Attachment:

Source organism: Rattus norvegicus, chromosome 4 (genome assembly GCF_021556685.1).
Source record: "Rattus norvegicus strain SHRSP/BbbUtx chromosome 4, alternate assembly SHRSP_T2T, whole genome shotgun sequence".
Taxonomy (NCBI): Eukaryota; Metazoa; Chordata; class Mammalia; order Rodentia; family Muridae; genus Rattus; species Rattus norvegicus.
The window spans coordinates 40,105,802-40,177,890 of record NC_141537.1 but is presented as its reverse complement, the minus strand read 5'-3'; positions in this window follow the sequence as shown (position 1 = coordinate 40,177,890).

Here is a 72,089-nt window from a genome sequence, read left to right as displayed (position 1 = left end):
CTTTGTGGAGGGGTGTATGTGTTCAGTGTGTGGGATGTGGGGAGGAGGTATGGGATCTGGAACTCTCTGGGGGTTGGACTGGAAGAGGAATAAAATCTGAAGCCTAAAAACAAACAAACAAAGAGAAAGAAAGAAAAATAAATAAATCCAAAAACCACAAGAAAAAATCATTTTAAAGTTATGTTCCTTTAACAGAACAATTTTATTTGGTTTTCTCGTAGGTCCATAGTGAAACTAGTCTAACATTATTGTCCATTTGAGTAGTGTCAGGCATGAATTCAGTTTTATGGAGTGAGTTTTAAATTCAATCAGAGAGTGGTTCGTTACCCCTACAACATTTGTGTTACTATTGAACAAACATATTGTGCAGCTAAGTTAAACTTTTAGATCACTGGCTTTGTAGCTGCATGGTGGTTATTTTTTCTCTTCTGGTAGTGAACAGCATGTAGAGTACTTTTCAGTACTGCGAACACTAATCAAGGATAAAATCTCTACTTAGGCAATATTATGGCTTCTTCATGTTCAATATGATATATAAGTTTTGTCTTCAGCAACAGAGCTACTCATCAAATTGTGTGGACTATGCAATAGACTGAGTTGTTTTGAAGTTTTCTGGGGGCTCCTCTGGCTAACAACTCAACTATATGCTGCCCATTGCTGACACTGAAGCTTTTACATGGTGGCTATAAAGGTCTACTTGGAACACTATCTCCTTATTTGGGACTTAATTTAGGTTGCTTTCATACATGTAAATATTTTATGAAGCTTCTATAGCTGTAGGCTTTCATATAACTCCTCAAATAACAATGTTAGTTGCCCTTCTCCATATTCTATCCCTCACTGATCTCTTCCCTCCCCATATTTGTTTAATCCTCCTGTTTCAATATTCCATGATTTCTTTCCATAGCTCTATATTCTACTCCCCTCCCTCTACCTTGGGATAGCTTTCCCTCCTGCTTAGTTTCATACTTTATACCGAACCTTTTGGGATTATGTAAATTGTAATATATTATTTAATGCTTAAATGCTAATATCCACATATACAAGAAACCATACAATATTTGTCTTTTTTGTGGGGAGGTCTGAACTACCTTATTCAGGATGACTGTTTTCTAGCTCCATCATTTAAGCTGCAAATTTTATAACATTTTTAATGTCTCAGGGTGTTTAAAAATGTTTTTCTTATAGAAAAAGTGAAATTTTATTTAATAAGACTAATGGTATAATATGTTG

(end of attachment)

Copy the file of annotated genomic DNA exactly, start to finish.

Source organism: Rattus norvegicus, chromosome 4 (genome assembly GCF_021556685.1).
Source record: "Rattus norvegicus strain SHRSP/BbbUtx chromosome 4, alternate assembly SHRSP_T2T, whole genome shotgun sequence".
Taxonomy (NCBI): Eukaryota; Metazoa; Chordata; class Mammalia; order Rodentia; family Muridae; genus Rattus; species Rattus norvegicus.
The window spans coordinates 40,105,802-40,177,890 of record NC_141537.1 but is presented as its reverse complement, the minus strand read 5'-3'; positions in this window follow the sequence as shown (position 1 = coordinate 40,177,890).

Here is a 72,089-nt window from a genome sequence, read left to right as displayed (position 1 = left end):
CTTTGTGGAGGGGTGTATGTGTTCAGTGTGTGGGATGTGGGGAGGAGGTATGGGATCTGGAACTCTCTGGGGGTTGGACTGGAAGAGGAATAAAATCTGAAGCCTAAAAACAAACAAACAAAGAGAAAGAAAGAAAAATAAATAAATCCAAAAACCACAAGAAAAAATCATTTTAAAGTTATGTTCCTTTAACAGAACAATTTTATTTGGTTTTCTCGTAGGTCCATAGTGAAACTAGTCTAACATTATTGTCCATTTGAGTAGTGTCAGGCATGAATTCAGTTTTATGGAGTGAGTTTTAAATTCAATCAGAGAGTGGTTCGTTACCCCTACAACATTTGTGTTACTATTGAACAAACATATTGTGCAGCTAAGTTAAACTTTTAGATCACTGGCTTTGTAGCTGCATGGTGGTTATTTTTTCTCTTCTGGTAGTGAACAGCATGTAGAGTACTTTTCAGTACTGCGAACACTAATCAAGGATAAAATCTCTACTTAGGCAATATTATGGCTTCTTCATGTTCAATATGATATATAAGTTTTGTCTTCAGCAACAGAGCTACTCATCAAATTGTGTGGACTATGCAATAGACTGAGTTGTTTTGAAGTTTTCTGGGGGCTCCTCTGGCTAACAACTCAACTATATGCTGCCCATTGCTGACACTGAAGCTTTTACATGGTGGCTATAAAGGTCTACTTGGAACACTATCTCCTTATTTGGGACTTAATTTAGGTTGCTTTCATACATGTAAATATTTTATGAAGCTTCTATAGCTGTAGGCTTTCATATAACTCCTCAAATAACAATGTTAGTTGCCCTTCTCCATATTCTATCCCTCACTGATCTCTTCCCTCCCCATATTTGTTTAATCCTCCTGTTTCAATATTCCATGATTTCTTTCCATAGCTCTATATTCTACTCCCCTCCCTCTACCTTGGGATAGCTTTCCCTCCTGCTTAGTTTCATACTTTATACCGAACCTTTTGGGATTATGTAAATTGTAATATATTATTTAATGCTTAAATGCTAATATCCACATATACAAGAAACCATACAATATTTGTCTTTTTTGTGGGGAGGTCTGAACTACCTTATTCAGGATGACTGTTTTCTAGCTCCATCATTTAAGCTGCAAATTTTATAACATTTTTAATGTCTCAGGGTGTTTAAAAATGTTTTTCTTATAGAAAAAGTGAAATTTTATTTAATAAGACTAATGGTATAATATGTTG